Writer and Director: Robert Lepage
Reviewer: Maryam Philpott
The combination of circus and evolutionary science may not seem like an obvious pairing but in theory Cirque Du Soleil are on to something with their new show Totem. At The Royal Albert Hall, made even more regal by the presence of the Duke and Duchess of Sussex, this premiere builds on Cirque Du Soleil’s work in exploring the extraordinary elasticity, strength and precision of the human body. But a surfeit of laboured storytelling draws attention away from the acrobatic skills and tricks the audience has really come to see.
Opening in a giant symbolic turtle, a group of amphibious creatures swing from the high bars in variated patterns as they explore new forms of movement. Over the next 2.5hours Totem follows the process of humanisation, presenting a series of set pieces that examine mutation, seduction, narrative traditions, scientific advance and eventually flight, treating the audience to an international smorgasbord with influences from China, Greece, Spain, Africa and Italy as well as Bollywood and Amerindian culture.
In practice, the show unfolds at a rather uneven pace and, while the circus skills are as dazzling as ever, the overall structure is rather more puzzling. Totem contains 14 separate sections each aligned with a specific circus skill that showcases the wide-ranging talents of this renowned company, but too often there are long preambles to establish a location or style before the performers can really impress.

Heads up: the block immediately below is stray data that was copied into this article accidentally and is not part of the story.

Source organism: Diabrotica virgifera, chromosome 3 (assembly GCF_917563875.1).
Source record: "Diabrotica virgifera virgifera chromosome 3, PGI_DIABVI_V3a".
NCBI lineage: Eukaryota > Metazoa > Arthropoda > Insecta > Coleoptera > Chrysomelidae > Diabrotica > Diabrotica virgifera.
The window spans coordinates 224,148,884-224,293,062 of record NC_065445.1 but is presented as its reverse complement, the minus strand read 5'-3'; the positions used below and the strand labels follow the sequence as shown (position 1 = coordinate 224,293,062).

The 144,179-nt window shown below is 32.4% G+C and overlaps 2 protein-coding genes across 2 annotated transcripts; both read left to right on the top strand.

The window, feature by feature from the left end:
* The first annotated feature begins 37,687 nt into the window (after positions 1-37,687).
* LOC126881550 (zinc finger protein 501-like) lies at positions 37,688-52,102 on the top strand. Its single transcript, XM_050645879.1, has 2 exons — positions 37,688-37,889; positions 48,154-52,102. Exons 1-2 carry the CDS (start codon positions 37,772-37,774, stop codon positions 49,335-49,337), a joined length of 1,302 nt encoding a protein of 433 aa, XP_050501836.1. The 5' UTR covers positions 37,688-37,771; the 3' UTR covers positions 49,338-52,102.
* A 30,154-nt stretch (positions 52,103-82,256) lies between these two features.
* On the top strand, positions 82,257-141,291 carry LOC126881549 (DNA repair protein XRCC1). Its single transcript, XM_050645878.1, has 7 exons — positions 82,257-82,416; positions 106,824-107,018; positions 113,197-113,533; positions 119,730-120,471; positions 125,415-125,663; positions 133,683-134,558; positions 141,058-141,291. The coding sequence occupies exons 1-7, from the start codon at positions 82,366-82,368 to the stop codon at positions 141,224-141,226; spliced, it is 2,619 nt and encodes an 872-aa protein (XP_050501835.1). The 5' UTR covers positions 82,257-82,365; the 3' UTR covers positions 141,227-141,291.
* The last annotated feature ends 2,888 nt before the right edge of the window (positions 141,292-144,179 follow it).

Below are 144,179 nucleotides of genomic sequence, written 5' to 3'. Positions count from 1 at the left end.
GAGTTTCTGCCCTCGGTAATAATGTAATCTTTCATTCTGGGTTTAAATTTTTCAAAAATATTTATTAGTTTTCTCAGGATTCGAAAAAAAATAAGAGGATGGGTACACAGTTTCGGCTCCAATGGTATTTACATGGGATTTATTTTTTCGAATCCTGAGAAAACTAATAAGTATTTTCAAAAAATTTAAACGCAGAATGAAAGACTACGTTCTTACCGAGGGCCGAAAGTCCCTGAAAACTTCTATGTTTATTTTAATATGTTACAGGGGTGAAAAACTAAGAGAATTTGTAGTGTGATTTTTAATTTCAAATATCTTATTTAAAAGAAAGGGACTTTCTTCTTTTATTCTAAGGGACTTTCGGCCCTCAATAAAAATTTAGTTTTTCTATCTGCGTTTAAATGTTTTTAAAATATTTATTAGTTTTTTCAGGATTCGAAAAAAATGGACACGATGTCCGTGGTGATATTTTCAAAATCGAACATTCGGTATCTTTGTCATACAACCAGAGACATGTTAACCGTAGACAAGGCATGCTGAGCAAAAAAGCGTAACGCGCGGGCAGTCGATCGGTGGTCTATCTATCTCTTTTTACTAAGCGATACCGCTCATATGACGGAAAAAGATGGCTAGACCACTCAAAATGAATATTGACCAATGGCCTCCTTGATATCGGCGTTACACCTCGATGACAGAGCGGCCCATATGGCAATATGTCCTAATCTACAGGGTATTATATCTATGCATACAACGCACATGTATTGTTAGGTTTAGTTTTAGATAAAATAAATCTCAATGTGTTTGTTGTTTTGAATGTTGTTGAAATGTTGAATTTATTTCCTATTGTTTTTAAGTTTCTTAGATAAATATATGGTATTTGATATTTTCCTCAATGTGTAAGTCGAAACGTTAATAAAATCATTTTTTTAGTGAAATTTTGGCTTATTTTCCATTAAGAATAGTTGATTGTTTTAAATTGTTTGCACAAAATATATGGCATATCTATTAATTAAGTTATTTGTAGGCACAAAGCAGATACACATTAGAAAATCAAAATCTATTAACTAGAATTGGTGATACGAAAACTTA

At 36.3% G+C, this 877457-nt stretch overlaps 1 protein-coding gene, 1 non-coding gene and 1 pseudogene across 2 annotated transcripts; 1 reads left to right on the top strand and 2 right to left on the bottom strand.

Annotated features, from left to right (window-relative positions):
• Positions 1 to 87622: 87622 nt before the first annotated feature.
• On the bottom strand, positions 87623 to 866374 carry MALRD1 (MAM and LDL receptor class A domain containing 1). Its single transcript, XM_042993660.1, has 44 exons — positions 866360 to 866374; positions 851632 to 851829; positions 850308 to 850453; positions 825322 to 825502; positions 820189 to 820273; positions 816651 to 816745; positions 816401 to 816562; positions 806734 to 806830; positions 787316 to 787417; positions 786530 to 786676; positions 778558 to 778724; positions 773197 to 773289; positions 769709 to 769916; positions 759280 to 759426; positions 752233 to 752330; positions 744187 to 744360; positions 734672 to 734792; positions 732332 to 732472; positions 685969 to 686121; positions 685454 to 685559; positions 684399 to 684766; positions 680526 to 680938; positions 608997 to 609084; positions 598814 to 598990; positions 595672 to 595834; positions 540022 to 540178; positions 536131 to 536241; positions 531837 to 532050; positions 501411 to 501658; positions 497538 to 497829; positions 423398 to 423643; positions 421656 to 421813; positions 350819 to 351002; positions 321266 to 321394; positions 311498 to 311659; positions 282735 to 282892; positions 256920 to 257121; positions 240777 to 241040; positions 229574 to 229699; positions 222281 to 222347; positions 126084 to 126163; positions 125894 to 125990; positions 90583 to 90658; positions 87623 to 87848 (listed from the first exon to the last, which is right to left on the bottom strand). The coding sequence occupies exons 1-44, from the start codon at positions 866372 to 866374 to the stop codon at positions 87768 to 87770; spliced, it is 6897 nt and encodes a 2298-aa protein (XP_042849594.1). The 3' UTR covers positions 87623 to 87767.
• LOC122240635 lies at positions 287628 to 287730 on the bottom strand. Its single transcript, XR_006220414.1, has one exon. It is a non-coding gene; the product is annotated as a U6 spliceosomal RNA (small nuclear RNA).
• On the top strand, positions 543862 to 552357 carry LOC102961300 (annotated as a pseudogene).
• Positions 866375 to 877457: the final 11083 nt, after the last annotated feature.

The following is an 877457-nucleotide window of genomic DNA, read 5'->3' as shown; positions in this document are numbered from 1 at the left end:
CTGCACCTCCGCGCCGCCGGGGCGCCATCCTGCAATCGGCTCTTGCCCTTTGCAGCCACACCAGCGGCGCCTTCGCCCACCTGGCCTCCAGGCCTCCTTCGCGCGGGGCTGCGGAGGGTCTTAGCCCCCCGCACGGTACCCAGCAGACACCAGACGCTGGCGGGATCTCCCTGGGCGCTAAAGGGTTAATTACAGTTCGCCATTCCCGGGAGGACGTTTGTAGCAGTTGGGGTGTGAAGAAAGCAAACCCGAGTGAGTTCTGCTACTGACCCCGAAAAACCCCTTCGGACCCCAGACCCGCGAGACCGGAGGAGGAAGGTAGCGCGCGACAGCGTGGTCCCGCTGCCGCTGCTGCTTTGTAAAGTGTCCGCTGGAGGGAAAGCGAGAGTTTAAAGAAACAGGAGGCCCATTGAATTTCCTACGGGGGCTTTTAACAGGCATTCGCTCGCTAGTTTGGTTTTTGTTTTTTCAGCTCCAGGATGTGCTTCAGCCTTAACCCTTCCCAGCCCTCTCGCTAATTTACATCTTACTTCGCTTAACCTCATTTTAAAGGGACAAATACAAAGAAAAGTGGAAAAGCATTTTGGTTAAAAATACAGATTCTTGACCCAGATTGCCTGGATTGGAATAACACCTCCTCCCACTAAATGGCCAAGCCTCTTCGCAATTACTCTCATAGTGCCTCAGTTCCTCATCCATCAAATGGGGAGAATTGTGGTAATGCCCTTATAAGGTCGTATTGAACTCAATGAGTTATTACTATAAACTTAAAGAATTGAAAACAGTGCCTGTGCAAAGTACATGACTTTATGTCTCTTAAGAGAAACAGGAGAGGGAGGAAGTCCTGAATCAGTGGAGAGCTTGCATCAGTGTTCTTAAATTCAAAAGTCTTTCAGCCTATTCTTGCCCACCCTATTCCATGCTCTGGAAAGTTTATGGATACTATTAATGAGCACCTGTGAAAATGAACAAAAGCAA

In an attempt to be inclusive and to represent the heritage of their international company, there are just too many elements in competition as visual design, sets, costumes and scripted patter compete for attention. Each skit has its own storyline that has a lengthy introduction while the weaker clownish elements are frustrating, including a ping pong ball being bounced on some pots, a speedboat in need of a jump start and the occasional bit of audience interaction, largely working in a different tone to the rest of the show.
What you want from a Cirque Du Soleil show is spectacle and although a science-based piece in Act Two with illuminated juggling in a glass tube is surprisingly underwhelming, when Totem gives the performers the space to showcase their skills, they really wow us. Best among them are Marie-Christine Fournier and Louis-David Simoneau whose intimate and intricate trapeze routine is daring and full of amazing feats from breath-taking drop-catches to incredible displays of strength as Simoneau, himself hanging upside down, supports Fournier’s head as the spin effortlessly in mid-air.
Equally jaw-dropping are Denise Garcia-Sorta and Massimiliano Medini whose roller skate routine on circle drum takes a number of stunning and dangerous lifts from ice dancing and delivers them at an incredible speed. At one point the pair are connected only by Garcia-Sorta’s headband fixed around Medini’s neck creating a double rotation as the fly around their narrow circle with incredible accuracy.
There is mind-bending work from contortionist Nyamgerel Gankhuyag who creates the most unlikely shapes, able to arch her back so her feet and head meet, a group of five unicyclists who manage some great catching tricks, while Zhan Iordanov, Aliaksei Liubezny provide exceptional control and balance as they bounce between the moving Russian bars.
The over-engineered theatricality of this new Cirque Du Soleil piece is just a distraction from the fantastic series of circus performances at its heart. Totem doesn’t really need the over-wieldy story structure to make a point about the brilliance of evolution because the company prove that every time they begin a routine, demonstrating the dexterous development and stamina of the body.
Runs until 26 February 2019 | Image: Cirque Du Soleil